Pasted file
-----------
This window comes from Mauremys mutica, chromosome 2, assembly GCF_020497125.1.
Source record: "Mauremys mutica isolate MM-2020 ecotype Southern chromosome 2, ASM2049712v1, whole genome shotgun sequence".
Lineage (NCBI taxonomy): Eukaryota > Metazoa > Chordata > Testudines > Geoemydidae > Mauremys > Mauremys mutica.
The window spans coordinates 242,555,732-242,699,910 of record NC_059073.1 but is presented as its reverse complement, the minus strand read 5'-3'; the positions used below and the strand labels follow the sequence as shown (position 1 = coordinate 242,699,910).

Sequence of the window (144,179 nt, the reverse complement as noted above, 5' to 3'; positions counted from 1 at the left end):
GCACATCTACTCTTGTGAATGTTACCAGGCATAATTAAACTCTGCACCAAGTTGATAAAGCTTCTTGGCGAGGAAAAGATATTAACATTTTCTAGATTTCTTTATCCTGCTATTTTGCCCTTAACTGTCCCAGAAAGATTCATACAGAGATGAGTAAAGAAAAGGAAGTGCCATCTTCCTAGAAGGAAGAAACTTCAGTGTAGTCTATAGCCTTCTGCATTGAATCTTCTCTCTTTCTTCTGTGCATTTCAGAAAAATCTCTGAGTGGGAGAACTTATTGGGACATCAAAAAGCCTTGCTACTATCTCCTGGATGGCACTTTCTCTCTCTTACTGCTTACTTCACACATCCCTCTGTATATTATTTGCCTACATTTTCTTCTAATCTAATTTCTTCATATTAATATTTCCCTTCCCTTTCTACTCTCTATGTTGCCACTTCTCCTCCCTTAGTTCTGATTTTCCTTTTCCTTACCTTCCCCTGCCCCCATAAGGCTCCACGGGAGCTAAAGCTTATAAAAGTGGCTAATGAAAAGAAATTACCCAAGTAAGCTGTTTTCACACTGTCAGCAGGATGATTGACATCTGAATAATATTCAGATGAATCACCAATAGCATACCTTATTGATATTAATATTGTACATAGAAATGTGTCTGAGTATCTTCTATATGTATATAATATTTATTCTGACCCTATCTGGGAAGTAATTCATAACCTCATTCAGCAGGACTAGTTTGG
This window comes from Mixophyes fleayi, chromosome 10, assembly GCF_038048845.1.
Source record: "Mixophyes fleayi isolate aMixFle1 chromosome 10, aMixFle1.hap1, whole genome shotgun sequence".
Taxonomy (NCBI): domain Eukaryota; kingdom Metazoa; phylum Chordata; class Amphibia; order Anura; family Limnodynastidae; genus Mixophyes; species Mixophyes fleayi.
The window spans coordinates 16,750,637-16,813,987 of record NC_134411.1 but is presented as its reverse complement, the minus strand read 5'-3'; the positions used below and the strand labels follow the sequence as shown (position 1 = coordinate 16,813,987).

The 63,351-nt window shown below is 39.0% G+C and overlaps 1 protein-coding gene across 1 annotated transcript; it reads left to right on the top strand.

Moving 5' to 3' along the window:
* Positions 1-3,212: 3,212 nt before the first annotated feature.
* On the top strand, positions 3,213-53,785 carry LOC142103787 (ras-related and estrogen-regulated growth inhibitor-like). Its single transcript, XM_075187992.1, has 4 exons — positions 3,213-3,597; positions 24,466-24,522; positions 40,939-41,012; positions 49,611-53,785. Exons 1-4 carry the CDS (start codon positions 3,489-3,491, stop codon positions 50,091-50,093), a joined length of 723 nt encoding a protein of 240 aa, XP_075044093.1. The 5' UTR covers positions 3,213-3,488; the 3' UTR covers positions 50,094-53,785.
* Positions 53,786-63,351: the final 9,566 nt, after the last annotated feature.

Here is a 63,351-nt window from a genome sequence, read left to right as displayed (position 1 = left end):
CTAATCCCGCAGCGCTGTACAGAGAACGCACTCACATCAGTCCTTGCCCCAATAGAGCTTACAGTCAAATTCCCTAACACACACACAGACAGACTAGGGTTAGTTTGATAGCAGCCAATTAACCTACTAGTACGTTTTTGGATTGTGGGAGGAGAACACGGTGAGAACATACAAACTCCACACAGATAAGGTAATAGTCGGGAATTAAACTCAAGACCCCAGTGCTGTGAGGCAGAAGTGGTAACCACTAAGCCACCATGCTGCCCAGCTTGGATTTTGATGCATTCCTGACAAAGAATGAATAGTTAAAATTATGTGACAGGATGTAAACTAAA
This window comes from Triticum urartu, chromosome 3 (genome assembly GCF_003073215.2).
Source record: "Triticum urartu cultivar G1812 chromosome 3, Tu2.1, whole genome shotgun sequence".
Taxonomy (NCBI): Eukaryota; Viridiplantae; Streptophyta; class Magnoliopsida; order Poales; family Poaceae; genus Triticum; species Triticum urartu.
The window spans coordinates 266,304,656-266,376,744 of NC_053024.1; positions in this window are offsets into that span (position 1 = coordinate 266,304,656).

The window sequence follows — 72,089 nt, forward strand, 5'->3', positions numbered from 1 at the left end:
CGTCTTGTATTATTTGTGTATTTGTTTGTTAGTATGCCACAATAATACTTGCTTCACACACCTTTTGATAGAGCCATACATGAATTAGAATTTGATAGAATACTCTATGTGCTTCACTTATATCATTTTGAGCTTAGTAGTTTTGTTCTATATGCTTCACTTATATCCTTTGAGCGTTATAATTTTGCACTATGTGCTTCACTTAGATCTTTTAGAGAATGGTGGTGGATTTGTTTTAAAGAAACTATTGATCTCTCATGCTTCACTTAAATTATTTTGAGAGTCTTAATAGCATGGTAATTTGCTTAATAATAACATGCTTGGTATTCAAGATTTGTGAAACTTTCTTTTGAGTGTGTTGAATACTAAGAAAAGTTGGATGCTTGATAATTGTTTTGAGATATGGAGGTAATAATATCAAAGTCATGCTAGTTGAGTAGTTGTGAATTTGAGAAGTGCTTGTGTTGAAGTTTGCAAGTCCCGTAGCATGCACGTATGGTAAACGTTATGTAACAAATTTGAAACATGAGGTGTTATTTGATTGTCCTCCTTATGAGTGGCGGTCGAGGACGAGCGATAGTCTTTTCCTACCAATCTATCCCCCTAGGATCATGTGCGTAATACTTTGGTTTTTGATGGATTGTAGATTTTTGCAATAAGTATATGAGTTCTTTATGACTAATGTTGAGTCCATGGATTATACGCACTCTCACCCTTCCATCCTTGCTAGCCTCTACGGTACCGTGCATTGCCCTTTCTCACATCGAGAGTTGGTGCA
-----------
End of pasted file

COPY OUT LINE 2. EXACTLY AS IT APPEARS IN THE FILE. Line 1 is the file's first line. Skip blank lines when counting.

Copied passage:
Source record: "Mauremys mutica isolate MM-2020 ecotype Southern chromosome 2, ASM2049712v1, whole genome shotgun sequence".